Samurai Flamenco #16 – In honor of the season, this episode’s theme is The Power of Friendship. It’s a testament to the quality of the writing that we don’t get a monologue addressed directly to the viewers to say so in so many words. I admit Masayoshi’s encounter with Wise Disabled Homeless Guy does come close, but let’s not let that obscure the best part, which is definitely the reuniting of Miracle Mineral Muse.
Mari is finally starting to accept that she doesn’t have to be the most perfect person in the room in every single way, that Moe geniunely loves her and Mitsuki genuinely respects her for the talents she does have. It’s also awfully convenient that her crisis has brought her back to King Torture’s base, where there might be some lingering clue as to what’s really going on.
Let us also give it up for Mrs. Kaname, who is not only able to emotionally handle seeing her husband treated like a dangerous madman and possibly facing execution, but has already successfully covered up the involvement of one major player and made plans to spring Red Axe from a maximum-security prison if necessary. Now there is the sort of person you could really imagine being married to a superhero.
Hozuki no Reitetsu #5 – Here’s a series really hitting its stride. Having gotten most of the introductions over with, it’s now free to spend its time letting the characters be funny, and funny they certainly are. Hōzuki may be an absolute bastard, but given a challenge like organizing Hell’s sports day, he rises to it with the most entertaining aplomb.
It’s also helping that it’s spelling out some of the references in detail this time, either because local viewers need an explanation too, such as when exploring the intricacies of traditional Chinese medicine, or to hammer home a joke like the cow as the feminine ideal. (It is still a fact of modern Japanese life that women are expected to give up their careers upon marrying and become full-time mothers, which is believed to be a big contributing factor to Japan’s abysmal birthrate.)
It gives a little extra barb to the cow joke that author Natsumi Eguchi is, to the best that I have been able to research this week, a woman.
I’ve been looking at this series as a very niche one, to be recommended only to people who are willing to look up the references, but a couple more episodes like this one and I’ll be happy to tell everyone to watch it.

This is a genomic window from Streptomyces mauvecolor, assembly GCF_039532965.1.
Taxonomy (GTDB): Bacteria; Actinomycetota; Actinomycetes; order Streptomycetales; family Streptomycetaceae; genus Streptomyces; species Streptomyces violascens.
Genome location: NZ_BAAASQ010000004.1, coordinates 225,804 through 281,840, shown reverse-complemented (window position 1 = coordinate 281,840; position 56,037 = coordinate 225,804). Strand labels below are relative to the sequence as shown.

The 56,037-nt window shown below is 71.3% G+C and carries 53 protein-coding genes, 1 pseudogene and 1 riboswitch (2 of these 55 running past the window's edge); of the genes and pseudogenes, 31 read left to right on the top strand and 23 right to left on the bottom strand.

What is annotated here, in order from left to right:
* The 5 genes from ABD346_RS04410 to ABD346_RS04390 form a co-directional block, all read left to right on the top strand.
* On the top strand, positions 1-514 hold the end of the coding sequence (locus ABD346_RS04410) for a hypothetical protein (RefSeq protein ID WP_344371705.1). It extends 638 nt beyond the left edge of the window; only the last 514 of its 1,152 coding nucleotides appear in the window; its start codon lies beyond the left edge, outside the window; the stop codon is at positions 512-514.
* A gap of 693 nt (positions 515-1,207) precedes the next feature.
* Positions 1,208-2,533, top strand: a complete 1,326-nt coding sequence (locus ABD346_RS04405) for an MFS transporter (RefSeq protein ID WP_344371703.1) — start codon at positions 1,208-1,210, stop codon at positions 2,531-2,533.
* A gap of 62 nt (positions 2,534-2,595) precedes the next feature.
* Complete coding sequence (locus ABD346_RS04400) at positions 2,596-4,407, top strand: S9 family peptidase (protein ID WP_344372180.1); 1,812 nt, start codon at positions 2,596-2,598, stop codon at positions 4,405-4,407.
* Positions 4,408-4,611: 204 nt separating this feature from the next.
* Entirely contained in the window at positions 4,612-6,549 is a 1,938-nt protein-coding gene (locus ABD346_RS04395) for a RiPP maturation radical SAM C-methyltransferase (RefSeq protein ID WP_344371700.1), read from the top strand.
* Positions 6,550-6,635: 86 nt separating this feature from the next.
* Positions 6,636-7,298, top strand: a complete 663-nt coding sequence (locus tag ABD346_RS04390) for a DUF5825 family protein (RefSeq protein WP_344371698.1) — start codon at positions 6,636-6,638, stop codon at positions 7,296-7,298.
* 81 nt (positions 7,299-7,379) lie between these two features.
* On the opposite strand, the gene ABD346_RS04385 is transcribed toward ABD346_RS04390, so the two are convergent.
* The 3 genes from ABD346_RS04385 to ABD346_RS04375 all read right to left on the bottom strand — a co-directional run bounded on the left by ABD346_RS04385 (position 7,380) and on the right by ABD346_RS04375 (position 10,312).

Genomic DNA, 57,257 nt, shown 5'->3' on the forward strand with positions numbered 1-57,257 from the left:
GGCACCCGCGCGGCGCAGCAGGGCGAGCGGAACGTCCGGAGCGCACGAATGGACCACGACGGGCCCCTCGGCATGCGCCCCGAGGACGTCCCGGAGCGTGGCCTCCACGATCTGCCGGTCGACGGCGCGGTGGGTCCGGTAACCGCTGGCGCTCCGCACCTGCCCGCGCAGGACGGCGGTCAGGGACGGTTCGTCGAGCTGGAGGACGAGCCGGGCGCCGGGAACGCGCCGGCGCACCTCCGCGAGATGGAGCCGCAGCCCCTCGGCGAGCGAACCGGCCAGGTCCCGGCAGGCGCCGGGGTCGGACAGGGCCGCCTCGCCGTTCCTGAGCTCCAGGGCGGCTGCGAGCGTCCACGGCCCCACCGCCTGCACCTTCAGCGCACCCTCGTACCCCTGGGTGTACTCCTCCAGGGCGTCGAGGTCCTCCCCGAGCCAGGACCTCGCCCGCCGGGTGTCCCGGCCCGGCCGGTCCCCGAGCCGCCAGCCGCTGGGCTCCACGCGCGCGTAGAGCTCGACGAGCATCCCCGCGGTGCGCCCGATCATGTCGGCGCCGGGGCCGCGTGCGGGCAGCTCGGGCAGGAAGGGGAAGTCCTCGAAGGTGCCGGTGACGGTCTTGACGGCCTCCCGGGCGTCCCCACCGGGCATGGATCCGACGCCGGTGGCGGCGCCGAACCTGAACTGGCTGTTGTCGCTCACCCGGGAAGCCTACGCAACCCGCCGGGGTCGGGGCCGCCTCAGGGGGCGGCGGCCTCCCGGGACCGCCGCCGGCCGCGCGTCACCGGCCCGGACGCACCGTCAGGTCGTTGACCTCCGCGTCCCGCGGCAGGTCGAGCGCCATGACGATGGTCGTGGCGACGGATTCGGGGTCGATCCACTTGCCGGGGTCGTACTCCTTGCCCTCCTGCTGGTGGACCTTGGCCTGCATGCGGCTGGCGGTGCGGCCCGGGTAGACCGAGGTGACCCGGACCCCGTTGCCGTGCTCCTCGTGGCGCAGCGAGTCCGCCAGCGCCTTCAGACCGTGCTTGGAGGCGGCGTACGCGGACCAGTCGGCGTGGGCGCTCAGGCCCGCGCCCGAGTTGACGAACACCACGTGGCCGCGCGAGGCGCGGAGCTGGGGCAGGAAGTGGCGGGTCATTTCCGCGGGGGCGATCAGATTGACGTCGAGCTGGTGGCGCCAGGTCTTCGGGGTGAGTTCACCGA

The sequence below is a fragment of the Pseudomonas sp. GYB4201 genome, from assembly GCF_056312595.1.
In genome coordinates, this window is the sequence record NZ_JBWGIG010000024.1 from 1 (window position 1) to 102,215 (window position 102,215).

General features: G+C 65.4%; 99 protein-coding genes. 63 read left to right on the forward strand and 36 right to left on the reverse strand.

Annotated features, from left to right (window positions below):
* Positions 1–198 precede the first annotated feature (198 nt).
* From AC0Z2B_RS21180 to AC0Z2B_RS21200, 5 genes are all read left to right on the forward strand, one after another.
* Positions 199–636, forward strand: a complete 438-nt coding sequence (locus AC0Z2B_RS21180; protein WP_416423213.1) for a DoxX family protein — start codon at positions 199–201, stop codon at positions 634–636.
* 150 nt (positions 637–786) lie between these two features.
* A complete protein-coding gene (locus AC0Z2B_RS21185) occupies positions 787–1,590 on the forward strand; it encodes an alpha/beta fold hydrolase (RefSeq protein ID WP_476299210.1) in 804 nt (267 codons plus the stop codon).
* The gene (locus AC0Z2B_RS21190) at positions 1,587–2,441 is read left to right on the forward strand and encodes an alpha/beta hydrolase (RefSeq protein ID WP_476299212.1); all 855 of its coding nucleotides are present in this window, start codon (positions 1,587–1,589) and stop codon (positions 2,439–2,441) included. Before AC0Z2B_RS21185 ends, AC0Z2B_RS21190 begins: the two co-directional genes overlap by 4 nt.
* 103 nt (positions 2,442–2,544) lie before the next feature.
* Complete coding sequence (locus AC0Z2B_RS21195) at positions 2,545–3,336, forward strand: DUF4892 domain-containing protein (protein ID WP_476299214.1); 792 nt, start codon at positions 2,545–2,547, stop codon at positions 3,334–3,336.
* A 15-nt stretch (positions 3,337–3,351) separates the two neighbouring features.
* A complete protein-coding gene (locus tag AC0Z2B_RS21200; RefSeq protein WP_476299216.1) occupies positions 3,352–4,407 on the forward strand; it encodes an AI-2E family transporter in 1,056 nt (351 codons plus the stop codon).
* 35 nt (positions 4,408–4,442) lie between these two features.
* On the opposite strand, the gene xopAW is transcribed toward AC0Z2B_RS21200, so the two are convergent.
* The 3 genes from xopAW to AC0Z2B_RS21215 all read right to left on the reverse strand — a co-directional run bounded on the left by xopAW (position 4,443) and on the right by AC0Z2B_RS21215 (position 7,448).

Nobunagun #6 – All right, the twist got me. Right after explaining how mini-EIOs can wind up in living hosts, it’s only natural to have a story about one winding up in a human and taking control of them. In fact, it got me so thoroughly that I still think we might see a plot like that at some point. I can’t believe that this incident is completely unrelated to what we’ll see down the road.
At the very least, that was a darned good horror story. And it also serves to give us a look at the First Platoon, and someone serving the sort of role that Shio may eventually fill. Geronimo was no slouch in the tactics department, and it looks like his reincarnation has access to those skills just as Shio does with Nobunaga.
Kill la Kill #17 – Yes indeed, Satsuki is turning against her mother, and apparently has been planning to do so for some time, even before getting the full story about Life Fibers. Ragyō looks like the ultimate villain now, albeit a much less interesting one now that we know she’s simply in it to see the rest of the human race destroyed just ’cause.
Although I think Ryūko will get one more shot at Satsuki, that’s going to have to wait. If Ragyō can get stabbed through the heart twice in this episode and still be up and fighting in the preview for the next one, she’s going to require their combined talents to take down.
The Pilot’s Love Song #6 – At last the floating island arrives at the Holy Spring, a mid-ocean curtain of spouting water on a heroic scale. What function does it serve? Is it another sign that something about this world isn’t functioning correctly? Eh, never mind those questions, let’s spend the other 20 minutes showing our characters as amateur restauranteurs. Aaaargh!
It’s an iron law of anime that foreigners, aliens, and other unusual people must, when confronted with a bowl of ramen with all the trimmings, first look dubious and then be won over by its astounding flavors. (If anyone wants to remedy TV Tropes’ oversight in not including this one yet, I wish to suggest the title “Conversion Ramen”.)
It’s also a trope that a quiet moment like the one on the swings is the prelude to one or both characters getting killed. My money’s on Mit-chan to provide the headline death in the next episode.